Violent protests broke out in Paris on Friday evening after three people were shot dead and another three injured in a suspected racist attack.
A gunman opened fire as he targeted a Kurdish cultural centre and a restaurant and hairdresser near the Gare du Nord Eurostar hub.
The gunman was described by an investigating source as a “far-Right racist fanatic” who had just been released from prison where he was awaiting trial for attacking two Sudanese refugees with a sabre.
The suspect, a 69-year-old man who was also injured following the incident, was arrested following the shooting,
All three of those who died were Kurdish, a lawyer for the Kurdish cultural centre said. Three others were wounded, with one in a critical condition, following the attack which occurred at 11am GMT (12pm local time).
The shooting took place inside the Kurdish cultural centre in the 10th arrondissement of the French capital.
French president Emmanuel Macron condemned the attack, saying: “The Kurds of France have been the target of a heinous attack in the heart of Paris. Our thoughts are with the victims, the people who are struggling to live, their families and loved ones.”
Large crowds amassed following the shootings with ugly scenes unfolding. Riot police fired teargas to drive back the angry crowd as projectiles were thrown at officers, rubbish bins and restaurant tables overturned and cars damaged.
“Large crowds of Kurds gathered in the hours after the shooting, and turned their anger on the police,’ said an investigating source.
“When Interior Minister Gerald Darmanin arrived at the scene, hundreds of protesters starting throwing whatever they could find at officers, while lighting fires.
“The riot police responded with baton charges and tear gas, making for very ugly scenes.”
Earlier the gunman, an ex-railway driver identified as William M, deliberately targeted an immigrant neighbourhood, said an investigating source.
“He was armed with a gun and deliberately targeted an area full of immigrants, including recent arrivals sleeping rough,’ said the source.
“He threatened people in a hairdresser, a restaurant, and people close to the Ahmet-Kaya Kurdish cultural centre. He seemed intent on killing as many people as he could.”
Some seven shots were heard close to noon, as people fled in panic from the area.
French Interior Minister Gerald Darmanin (C) shakes hands with bystander in front of the salon where shots were fire
“It’s total panic, we’ve locked ourselves in,” one shopkeeper told AFP news agency.
“He started shooting people around the 10th arrondissement and was himself wounded during a confrontation with the police, before they arrested him,” said the investigating source. “The suspect was only released from prison on December 12 for a racist attack carried out last year.”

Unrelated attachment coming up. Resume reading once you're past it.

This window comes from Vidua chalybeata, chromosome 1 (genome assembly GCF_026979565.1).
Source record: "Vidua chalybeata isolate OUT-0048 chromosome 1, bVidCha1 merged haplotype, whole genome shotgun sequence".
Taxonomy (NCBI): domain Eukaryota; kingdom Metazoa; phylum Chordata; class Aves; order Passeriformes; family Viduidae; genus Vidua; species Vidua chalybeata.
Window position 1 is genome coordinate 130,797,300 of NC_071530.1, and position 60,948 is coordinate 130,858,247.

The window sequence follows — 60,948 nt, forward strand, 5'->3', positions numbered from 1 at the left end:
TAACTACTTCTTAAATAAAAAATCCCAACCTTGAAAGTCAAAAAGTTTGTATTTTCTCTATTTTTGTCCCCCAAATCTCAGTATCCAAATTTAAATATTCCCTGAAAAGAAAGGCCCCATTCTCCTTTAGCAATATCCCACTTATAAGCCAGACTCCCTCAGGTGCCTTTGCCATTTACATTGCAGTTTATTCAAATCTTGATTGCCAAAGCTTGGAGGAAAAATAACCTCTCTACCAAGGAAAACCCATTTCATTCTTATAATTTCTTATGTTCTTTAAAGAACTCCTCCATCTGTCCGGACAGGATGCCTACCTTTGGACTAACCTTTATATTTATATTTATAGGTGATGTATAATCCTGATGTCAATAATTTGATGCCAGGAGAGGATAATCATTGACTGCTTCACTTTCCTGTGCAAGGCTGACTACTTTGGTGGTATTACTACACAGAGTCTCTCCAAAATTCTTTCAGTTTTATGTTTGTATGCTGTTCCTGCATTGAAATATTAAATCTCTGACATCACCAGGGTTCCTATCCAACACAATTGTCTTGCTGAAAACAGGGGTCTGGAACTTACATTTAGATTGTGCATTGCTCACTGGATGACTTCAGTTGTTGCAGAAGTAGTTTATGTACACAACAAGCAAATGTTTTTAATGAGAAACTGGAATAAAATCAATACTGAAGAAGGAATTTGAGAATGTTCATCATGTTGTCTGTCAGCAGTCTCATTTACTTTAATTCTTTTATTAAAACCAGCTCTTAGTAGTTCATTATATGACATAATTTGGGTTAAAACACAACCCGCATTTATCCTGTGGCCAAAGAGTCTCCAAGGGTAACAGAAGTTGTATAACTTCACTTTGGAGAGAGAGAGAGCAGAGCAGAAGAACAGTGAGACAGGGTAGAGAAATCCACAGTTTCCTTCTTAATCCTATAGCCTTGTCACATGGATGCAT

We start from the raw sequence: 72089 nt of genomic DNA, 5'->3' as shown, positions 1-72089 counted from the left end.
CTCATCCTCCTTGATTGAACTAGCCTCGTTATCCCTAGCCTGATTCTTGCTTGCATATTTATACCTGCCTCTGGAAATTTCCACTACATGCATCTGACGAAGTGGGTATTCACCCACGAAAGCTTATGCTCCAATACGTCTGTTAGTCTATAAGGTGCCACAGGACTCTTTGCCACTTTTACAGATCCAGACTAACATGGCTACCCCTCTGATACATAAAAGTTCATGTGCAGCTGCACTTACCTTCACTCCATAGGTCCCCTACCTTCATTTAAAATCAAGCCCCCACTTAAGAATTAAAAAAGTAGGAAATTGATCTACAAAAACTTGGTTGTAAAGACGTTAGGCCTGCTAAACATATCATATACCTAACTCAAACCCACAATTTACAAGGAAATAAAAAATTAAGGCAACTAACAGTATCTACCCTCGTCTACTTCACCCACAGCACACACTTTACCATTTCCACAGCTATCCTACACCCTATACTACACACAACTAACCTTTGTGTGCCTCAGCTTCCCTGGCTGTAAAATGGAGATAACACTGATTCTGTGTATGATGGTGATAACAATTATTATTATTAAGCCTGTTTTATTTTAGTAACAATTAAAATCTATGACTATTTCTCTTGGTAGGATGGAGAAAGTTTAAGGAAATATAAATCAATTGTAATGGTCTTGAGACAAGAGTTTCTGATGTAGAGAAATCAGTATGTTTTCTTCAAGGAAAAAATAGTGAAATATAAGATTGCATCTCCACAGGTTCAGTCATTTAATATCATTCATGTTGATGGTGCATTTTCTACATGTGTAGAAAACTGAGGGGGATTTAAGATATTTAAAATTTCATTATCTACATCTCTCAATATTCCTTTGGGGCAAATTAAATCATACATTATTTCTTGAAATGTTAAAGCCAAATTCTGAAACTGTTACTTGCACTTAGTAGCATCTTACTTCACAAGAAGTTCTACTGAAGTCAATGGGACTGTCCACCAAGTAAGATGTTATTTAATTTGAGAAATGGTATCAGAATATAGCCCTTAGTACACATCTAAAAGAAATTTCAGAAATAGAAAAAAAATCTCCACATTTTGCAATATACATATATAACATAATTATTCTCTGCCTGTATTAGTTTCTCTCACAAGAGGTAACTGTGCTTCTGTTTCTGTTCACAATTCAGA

It was just over a year ago – on December 7 2021 – that a man went on the rampage in a refugee camp in Paris.
“He used a sabre to slice two men, and damage six tents at a camp in the Bercy park in the 12th arrondissement of Paris,” said the source.
“He was wounded when one of the refugees was disarming him. Two Sudanese refugees were badly wounded in the attack.”
Officials confirmed the assailant worked for the French national railway company, saying: “He is a French national who was with SNCF for many years.
“He was arrested at the scene, and is cooperating with the authorities. He is now under investigation for murder and aggravated violence.”
The Paris prosecutor’s office has opened a murder investigation.
It also said the suspect had a prior police record, including an arrest for attacking migrants living in tents, and that investigators are considering a possible racist motive for the shooting.
"A gun attack has taken place. Thank you to the security forces for their swift action," tweeted deputy Mayor Emmanuel Gregoire.
"Thoughts for the victims and those who witnessed this drama."
Police have taped off the area in the 10th arrondissement of the French capital, with people warned to stay away.
Interior minister, Gerald Darmanin visited the scene of the incident. Mr Darmanin said the gunman had clearly wanted to target foreigners, but there was no evidence yet that he had targeted Kurds specifically.
Kurdish leaders have called for better protection for their community in the wake of the killings.
It follows a series of shootings and stabbings in the city dating back to 2015, all of them linked to terrorism.
The deadliest single terrorist attack ever in the country came in November 2015 when 130 people were killed at a number of venues.
Suicide bombers pledging allegiance to ISIS targeted the Stade de France, cafes, restaurants and the Bataclan music venue, where 90 died.
Protestors clash with French riot police officers following a statement by French Interior Minister at the site
Earlier in the year, two Paris-born gunmen linked to Al-Qaeda broke into the offices of the Charlie Hebdo satirical magazine, leaving 17 people dead inside and three outside
In July 2016, 86 people were called and more than 400 injured when a 19 tonne truck was deliberately driven into crowds on the seafront promenade at Nice, which is just 20 miles from Cannes.